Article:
Turner ST, Johnson M, Boerwinkle E, Richelson E, Taswell HF, Sing CF. Sodium-lithium countertransport and blood pressure in healthy blood donors. Dimensions of Critical Care Nursing. 1985;7(6):955-962.
Turner, Stephen T ; Johnson, Mark ; Boerwinkle, Eric ; Richelson, Elliott ; Taswell, Howard F. ; Sing, Charles F. / Sodium-lithium countertransport and blood pressure in healthy blood donors. In: Dimensions of Critical Care Nursing. 1985 ; Vol. 7, No. 6. pp. 955-962.
@article{6d90233800a64d329fbfaac5292ffd8a,
title = "Sodium-lithium countertransport and blood pressure in healthy blood donors",
abstract = "Studies finding an increased maximal rate of Na-Li countertransport in red blood cells from persons with essential hypertension and their normotensive offspring have raised the possibility that Na-Li countertransport may serve as a marker for the genetic predisposition to hypertension. We studied Na-Li countertransport in 238 randomly selected blood donors representative of the population of Rochester, Minnesota. The mean value (± SD) for Na-Li countertransport in units of mmoles of lithium efflux per liter of red blood cells per hour was 0.29 ± 0.12. The distribution of Na-Li countertransport values among the donors was continuous. An analysis for multimodality, however, detected significant evidence of bimodality with 72 {\%} of the population predicted to belong to the lower mode with a mean of 0.24 mmol/L red blood cells per hour and 28{\%} of the population to belong to the upper mode with a mean of 0.42 mmol/L red blood cells per hour. There was a positive association between Na-Li countertransport and blood pressure; after adjustment for weight and age, Na-Li countertransport predicted approximately 3{\%} of the variation in blood pressure. Persons belonging to the upper mode of the Na-Li countertransport distribution may be at increased risk of acquiring elevated blood pressure as they age.",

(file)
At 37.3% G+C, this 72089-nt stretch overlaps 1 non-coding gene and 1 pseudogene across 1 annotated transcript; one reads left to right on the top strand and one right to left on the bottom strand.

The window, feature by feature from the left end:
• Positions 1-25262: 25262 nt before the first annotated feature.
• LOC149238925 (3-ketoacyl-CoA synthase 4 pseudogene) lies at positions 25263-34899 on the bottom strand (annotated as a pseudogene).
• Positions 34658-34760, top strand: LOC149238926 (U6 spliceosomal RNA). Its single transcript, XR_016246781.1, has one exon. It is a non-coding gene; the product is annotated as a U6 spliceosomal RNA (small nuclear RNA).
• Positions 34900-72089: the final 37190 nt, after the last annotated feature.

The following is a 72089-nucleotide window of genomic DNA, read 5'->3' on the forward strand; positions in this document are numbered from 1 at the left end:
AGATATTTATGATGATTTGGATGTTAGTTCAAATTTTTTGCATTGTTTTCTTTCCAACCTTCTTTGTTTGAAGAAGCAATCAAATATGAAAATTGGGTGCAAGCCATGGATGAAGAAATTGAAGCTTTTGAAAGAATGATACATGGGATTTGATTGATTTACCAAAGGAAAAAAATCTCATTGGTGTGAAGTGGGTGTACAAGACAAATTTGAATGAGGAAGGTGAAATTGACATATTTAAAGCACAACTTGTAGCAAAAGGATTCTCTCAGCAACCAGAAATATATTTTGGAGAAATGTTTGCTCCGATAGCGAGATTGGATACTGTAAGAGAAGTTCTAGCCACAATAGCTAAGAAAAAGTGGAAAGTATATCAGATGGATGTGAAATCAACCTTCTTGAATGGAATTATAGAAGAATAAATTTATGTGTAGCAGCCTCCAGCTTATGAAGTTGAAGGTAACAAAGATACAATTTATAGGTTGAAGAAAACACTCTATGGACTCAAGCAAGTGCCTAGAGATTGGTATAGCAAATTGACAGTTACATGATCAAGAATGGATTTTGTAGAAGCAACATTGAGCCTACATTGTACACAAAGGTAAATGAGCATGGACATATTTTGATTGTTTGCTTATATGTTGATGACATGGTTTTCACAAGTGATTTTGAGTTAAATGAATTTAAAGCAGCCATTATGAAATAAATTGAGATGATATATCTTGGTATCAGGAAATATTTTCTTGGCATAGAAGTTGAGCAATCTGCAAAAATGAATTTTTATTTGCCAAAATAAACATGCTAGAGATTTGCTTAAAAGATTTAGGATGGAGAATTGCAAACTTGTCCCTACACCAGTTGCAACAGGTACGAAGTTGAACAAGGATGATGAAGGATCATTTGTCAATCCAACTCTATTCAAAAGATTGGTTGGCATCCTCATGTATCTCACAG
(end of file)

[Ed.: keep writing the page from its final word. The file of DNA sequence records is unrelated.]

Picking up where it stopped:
keywords = "Hypertension, Membrane transport, Red blood cell",
author = "Turner, {Stephen T} and Mark Johnson and Eric Boerwinkle and Elliott Richelson and Taswell, {Howard F.} and Sing, {Charles F.}",
year = "1985",
language = "English (US)",
volume = "7",
pages = "955--962",
journal = "Dimensions of Critical Care Nursing",
issn = "0730-4625",
publisher = "Lippincott Williams and Wilkins",
number = "6",

}

TY - JOUR

T1 - Sodium-lithium countertransport and blood pressure in healthy blood donors

AU - Turner, Stephen T

AU - Johnson, Mark

AU - Boerwinkle, Eric

AU - Richelson, Elliott

AU - Taswell, Howard F.

AU - Sing, Charles F.

PY - 1985

Y1 - 1985